LONDON (Reuters) - BAE Systems’ new boss will cut around 2,000 jobs at Britain’s biggest defence contractor to tackle dwindling orders for the Typhoon fighter jet and the loss of revenue from Cold-War era aircraft nearing retirement.
The Eurofighter Typhoon has won fewer orders this year than rivals such as the Rafale built by France’s Dassault Aviation, and BAE is slowing production while it waits for Qatar to confirm its intention to buy 24 of the jets.
A bigger order expected from Saudi Arabia has not materialised.
The aircraft is the most important in BAE’s portfolio, accounting for nearly a third of its air unit’s sales last year.
Chief Executive Charles Woodburn, who took the top job in July after 15 months as chief operating officer, said BAE had to align its workforce capacity more closely with near-term demand and become more competitive to secure new business.
“Those actions are necessary and the right thing to do for our company, but unfortunately include proposed redundancies at a number of operations,” he said on Tuesday.
The looming loss of skilled manufacturing jobs and the potential ripple effect on the regions affected caused concern among politicians and unions.
Business minister Claire Perry said she would work with BAE to keep compulsory redundancies to a minimum.
“The company assures us that reductions can be managed on a voluntary basis as far as possible,” she told lawmakers.
She said BAE was cutting the jobs to improve the efficiency of its operations.
“This is not related to any UK defence spending decisions,” she said, adding that the government had spent 4 billion pounds ($5.3 billion) on BAE’s products and services in the last year.
UK-based defence analyst Francis Tusa said BAE was facing a double squeeze from confirmed orders for Typhoons drying up and Cold War Tornado jets, for which BAE has lucrative support contracts, nearing retirement.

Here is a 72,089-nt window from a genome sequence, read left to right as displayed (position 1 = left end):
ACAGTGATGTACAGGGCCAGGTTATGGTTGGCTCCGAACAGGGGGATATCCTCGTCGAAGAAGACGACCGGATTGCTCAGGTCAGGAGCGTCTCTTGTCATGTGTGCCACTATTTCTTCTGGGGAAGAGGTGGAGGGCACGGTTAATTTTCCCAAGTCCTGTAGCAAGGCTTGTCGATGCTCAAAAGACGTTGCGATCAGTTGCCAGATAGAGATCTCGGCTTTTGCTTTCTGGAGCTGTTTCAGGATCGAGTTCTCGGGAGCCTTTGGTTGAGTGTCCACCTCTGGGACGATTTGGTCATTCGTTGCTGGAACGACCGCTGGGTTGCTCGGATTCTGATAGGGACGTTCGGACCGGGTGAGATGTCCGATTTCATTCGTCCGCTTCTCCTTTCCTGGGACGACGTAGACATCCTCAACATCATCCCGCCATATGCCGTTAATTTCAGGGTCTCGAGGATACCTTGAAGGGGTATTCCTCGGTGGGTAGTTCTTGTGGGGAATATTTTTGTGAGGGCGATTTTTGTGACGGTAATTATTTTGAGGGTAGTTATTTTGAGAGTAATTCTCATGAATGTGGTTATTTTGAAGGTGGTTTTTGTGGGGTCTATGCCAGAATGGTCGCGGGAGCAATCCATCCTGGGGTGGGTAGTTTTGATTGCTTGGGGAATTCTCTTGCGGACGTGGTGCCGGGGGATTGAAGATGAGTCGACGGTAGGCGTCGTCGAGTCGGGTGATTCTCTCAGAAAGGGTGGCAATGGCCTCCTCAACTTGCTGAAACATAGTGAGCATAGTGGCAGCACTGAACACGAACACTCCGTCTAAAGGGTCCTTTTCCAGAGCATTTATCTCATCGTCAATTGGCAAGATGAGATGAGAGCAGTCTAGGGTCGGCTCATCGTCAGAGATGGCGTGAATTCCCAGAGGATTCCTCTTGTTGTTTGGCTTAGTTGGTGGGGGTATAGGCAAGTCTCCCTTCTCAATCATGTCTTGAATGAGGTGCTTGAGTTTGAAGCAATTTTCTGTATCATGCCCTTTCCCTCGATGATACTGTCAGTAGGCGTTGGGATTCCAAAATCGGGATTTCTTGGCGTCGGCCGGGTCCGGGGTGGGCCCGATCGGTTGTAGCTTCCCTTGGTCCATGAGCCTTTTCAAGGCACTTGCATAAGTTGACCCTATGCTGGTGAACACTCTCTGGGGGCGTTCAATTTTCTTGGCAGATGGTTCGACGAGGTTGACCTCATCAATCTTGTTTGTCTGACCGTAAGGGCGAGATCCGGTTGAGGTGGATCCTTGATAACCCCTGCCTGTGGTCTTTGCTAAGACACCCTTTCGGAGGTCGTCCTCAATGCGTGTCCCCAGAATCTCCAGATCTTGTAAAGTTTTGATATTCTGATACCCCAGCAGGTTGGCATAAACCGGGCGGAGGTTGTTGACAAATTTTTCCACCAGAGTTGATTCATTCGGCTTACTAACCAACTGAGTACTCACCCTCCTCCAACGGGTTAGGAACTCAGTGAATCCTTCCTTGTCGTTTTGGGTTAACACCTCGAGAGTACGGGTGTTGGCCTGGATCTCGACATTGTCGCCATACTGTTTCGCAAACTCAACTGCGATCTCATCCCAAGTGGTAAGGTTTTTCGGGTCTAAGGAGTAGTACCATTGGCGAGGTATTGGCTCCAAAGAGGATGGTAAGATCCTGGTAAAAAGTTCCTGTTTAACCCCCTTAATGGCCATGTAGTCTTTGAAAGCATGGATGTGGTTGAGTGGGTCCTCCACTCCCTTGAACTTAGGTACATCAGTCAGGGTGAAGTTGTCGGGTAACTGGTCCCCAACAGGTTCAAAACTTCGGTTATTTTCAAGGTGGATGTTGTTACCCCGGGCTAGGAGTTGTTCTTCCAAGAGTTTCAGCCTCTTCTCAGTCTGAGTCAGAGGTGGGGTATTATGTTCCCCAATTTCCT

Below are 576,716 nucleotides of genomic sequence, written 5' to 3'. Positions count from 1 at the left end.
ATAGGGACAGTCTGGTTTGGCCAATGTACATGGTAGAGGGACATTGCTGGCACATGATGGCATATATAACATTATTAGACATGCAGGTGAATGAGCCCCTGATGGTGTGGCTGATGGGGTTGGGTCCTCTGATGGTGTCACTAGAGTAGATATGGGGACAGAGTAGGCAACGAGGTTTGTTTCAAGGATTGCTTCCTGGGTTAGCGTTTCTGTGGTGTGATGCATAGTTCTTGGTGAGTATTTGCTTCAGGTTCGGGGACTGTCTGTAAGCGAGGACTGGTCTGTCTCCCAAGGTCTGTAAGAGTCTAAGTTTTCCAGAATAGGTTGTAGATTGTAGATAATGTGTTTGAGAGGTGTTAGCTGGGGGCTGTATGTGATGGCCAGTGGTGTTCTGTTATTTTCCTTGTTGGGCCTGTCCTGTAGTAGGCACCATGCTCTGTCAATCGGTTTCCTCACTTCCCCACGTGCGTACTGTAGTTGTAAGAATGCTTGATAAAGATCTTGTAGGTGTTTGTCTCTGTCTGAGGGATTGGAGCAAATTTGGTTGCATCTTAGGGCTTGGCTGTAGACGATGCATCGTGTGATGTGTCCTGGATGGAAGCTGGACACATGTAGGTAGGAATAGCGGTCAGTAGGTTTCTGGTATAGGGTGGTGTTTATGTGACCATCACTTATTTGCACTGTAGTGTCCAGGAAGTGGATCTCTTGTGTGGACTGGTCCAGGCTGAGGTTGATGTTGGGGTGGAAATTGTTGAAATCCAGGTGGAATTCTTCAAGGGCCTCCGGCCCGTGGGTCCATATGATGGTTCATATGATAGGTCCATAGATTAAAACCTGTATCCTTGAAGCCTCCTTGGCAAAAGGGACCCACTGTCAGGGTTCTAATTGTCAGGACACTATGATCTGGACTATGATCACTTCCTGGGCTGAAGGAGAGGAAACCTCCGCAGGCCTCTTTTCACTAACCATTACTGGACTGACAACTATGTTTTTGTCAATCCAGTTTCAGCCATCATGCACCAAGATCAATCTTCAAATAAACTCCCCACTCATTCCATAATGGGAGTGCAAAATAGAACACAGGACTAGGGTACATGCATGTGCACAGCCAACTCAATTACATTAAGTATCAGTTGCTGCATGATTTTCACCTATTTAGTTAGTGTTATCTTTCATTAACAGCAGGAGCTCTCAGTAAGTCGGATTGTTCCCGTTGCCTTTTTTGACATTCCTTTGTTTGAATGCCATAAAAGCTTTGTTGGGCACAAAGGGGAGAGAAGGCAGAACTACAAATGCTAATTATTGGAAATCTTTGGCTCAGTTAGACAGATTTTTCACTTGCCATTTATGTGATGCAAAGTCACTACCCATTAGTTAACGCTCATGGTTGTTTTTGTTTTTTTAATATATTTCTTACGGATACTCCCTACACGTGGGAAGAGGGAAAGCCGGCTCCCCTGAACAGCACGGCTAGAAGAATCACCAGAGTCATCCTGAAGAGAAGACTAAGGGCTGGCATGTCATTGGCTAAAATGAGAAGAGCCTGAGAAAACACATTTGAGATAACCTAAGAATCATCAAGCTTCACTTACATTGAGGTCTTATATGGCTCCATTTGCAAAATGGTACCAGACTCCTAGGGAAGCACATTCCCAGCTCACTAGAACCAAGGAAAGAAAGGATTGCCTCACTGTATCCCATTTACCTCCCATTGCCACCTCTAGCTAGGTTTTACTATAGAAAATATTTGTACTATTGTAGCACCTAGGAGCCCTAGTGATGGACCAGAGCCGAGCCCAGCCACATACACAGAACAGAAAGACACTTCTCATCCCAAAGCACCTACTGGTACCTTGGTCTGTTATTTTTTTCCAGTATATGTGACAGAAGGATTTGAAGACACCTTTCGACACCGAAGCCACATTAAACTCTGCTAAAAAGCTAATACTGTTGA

BAE said that based on current orders for the Typhoon it needed to reduce the workforce at its sites in Warton and Samlesbury, northern England, where it makes parts for the aircraft, by 750.
Another 400 jobs will go in Brough, north east England, where the company makes the Hawk training jet, it said. Qatar said last month it intended to buy six Hawks in addition to the Typhoons.
It is also winding down support for Britain’s Tornados, which will be taken out of services in 2019, resulting in 245 job cuts at two RAF sites.
Britain’s Unite union vowed to fight the “devastatingly short sighted” job losses that it said would undermine the sovereign defence capability of one of the European Union’s top two military powers.
BAE, which in previous guises has been the backbone of Britain’s defence industry for decades, employs 34,600 people in the country out of its global workforce of 83,100.
BAE, which designs Britain’s new Dreadnought class of nuclear submarine, said it will also cut around 340 jobs at its maritime operations in Portsmouth and Solent, southern England.
And 150 jobs will go at its Applied Intelligence unit that helps companies and governments fight cyber-warfare.
Defence analyst Howard Wheeldon said the cuts were essentially due to a gap in orders emerging in key programmes.
“It is the stamp of a new CEO who has looked across the group and decided where it needs to be heading,” he said.
“It takes out a management layer and lays out a new structure and the people for the years ahead.”
Woodburn plans to remove layers of management and organise the business around air, maritime, land and applied intelligence units from January.
Just over half of BAE’s 19 billion pounds ($25 billion) of sales in 2016 came from its aircraft business, which is also a partner in the F-35 Lightning II combat jet programme.
BAE said in August that any new orders were unlikely to impact production delivery rates positively for at least 24 months, and production would be under constant review.
The company said on Tuesday that discussions with current and prospective operators of the Typhoon continued to support its expectations for future contract awards.
The job losses and restructuring did not change its outlook for the year, the company said.
It said it still expected its underlying earnings per share to be 5 percent to 10 percent higher than full-year underlying earnings per share in 2016 of 40.3p and it continued to expect a small reduction in net debt compared with 31 December 2016.
Shares in the group were trading down 0.7 percent at 614.5 pence at 1500 GMT.
($1 = 0.7583 pounds)
Additional reporting by Tim Hepher; editing by Jason Neely and Keith Weir